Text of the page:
A new book is aiming to give "Hitler's Pope" a better place in history, the Guardian reports. Due out next month, The Pope's Jews paints Pius XII as a man who quietly aided Jews during World War II with safe houses and fake documents. According to the book, he oversaw a secret operation that aided thousands of Jews with false baptism certificates and Vatican papers identifying them as Catholics. He also approved a fund for medicine, clothing, and food, while monasteries and convents across Italy sheltered more than 4,000 Jews.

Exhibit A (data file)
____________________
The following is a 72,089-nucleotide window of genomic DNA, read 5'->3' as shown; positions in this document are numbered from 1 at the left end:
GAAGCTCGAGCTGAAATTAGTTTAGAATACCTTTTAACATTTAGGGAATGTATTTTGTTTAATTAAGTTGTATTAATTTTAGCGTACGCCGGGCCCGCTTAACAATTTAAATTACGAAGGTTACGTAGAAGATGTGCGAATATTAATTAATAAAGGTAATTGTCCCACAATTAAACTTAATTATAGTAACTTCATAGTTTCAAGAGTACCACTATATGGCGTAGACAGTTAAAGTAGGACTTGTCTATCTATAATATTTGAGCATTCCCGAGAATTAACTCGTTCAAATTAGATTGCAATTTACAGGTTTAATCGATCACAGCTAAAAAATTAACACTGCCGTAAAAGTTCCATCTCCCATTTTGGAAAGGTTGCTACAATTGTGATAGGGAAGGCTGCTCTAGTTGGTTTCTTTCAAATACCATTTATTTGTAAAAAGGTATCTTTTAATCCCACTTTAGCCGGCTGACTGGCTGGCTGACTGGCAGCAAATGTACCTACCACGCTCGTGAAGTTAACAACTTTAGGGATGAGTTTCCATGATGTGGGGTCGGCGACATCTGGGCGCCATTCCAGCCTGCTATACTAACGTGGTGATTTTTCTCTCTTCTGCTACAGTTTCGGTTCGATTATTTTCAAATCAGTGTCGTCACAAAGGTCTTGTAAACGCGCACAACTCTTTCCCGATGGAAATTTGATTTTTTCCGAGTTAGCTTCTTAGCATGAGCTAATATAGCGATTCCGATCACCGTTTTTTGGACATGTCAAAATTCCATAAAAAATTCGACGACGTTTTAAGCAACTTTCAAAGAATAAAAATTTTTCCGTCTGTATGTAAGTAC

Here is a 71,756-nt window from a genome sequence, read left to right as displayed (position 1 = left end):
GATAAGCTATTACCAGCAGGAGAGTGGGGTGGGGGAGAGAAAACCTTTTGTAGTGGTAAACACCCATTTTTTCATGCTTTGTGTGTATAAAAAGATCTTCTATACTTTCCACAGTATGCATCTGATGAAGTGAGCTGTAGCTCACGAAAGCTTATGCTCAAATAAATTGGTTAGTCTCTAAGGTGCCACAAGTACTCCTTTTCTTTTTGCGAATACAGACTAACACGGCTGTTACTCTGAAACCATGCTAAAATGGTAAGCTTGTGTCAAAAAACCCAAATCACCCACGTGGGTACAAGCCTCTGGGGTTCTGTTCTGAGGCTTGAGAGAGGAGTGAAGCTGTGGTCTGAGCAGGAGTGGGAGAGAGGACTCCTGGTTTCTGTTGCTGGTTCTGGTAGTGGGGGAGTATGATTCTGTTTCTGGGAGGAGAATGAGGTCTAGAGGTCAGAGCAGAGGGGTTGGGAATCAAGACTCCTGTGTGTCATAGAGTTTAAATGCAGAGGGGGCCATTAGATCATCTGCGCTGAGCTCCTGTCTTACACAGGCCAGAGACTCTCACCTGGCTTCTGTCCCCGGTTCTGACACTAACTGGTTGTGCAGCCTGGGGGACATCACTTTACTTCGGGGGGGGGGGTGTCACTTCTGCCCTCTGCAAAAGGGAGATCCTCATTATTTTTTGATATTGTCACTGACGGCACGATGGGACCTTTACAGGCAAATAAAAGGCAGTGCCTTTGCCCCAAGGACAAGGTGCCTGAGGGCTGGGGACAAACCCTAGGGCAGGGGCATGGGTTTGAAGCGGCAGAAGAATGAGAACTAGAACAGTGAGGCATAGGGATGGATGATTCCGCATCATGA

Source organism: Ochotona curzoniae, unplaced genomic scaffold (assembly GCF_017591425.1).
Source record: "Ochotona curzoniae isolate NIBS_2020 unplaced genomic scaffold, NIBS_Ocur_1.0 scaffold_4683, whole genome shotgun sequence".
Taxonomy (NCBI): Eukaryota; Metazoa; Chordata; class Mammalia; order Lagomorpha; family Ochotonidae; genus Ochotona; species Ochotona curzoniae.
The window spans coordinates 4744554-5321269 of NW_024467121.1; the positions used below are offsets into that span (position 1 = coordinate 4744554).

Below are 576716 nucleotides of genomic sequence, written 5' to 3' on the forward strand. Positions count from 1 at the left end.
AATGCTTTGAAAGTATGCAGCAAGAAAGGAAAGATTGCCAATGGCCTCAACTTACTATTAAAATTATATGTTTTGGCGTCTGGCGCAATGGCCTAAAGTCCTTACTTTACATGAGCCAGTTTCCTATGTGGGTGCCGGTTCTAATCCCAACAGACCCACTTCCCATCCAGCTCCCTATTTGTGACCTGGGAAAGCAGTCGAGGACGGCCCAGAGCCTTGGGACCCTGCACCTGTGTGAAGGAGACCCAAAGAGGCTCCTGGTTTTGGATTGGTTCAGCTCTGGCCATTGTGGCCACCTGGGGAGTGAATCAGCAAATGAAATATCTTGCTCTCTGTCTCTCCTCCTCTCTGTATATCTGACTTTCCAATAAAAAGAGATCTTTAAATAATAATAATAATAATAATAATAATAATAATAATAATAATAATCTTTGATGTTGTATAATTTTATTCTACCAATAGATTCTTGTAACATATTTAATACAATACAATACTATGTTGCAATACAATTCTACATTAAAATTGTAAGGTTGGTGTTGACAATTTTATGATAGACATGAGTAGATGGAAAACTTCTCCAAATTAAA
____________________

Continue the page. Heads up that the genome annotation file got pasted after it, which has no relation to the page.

Critics have long condemned Pius XII for his failure to publicly condemn the Holocaust, but he was considered a Jewish savior at the end of the war. Jerusalem's chief rabbi even said in 1944 that Israel will remember what he was "doing for our unfortunate brothers and sisters at the most tragic hour." But Soviet criticism, a German play, and a popular book called Hitler's Pope tarnished his image. Now, relying on fresh sources and previously unseen Vatican documents, author Gordon Thomas will throw his book into the ring. Naturally the Vatican is pleased, and is supporting a BBC documentary on the subject. (Read more Pope Pius XII stories.)